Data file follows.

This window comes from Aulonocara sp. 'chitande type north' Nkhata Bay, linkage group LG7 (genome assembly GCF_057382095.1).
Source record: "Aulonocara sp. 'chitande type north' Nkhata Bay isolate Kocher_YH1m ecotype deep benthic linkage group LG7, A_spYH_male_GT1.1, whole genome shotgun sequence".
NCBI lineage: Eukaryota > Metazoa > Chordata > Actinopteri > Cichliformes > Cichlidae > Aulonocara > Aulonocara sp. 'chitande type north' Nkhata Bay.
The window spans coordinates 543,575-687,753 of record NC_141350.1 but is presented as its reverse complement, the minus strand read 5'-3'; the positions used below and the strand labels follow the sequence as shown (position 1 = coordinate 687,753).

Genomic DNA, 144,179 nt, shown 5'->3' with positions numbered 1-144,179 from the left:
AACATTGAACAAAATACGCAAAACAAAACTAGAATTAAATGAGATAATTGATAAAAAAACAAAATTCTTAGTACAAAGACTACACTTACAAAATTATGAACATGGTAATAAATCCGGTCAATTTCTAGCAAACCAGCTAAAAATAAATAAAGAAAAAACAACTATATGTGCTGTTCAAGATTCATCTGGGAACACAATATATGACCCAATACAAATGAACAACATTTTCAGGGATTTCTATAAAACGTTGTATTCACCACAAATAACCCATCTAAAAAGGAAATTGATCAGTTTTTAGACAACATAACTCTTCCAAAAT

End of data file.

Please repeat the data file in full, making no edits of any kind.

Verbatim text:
This window comes from Aulonocara sp. 'chitande type north' Nkhata Bay, linkage group LG7 (genome assembly GCF_057382095.1).
Source record: "Aulonocara sp. 'chitande type north' Nkhata Bay isolate Kocher_YH1m ecotype deep benthic linkage group LG7, A_spYH_male_GT1.1, whole genome shotgun sequence".
NCBI lineage: Eukaryota > Metazoa > Chordata > Actinopteri > Cichliformes > Cichlidae > Aulonocara > Aulonocara sp. 'chitande type north' Nkhata Bay.
The window spans coordinates 543,575-687,753 of record NC_141350.1 but is presented as its reverse complement, the minus strand read 5'-3'; the positions used below and the strand labels follow the sequence as shown (position 1 = coordinate 687,753).

Genomic DNA, 144,179 nt, shown 5'->3' with positions numbered 1-144,179 from the left:
AACATTGAACAAAATACGCAAAACAAAACTAGAATTAAATGAGATAATTGATAAAAAAACAAAATTCTTAGTACAAAGACTACACTTACAAAATTATGAACATGGTAATAAATCCGGTCAATTTCTAGCAAACCAGCTAAAAATAAATAAAGAAAAAACAACTATATGTGCTGTTCAAGATTCATCTGGGAACACAATATATGACCCAATACAAATGAACAACATTTTCAGGGATTTCTATAAAACGTTGTATTCACCACAAATAACCCATCTAAAAAGGAAATTGATCAGTTTTTAGACAACATAACTCTTCCAAAAT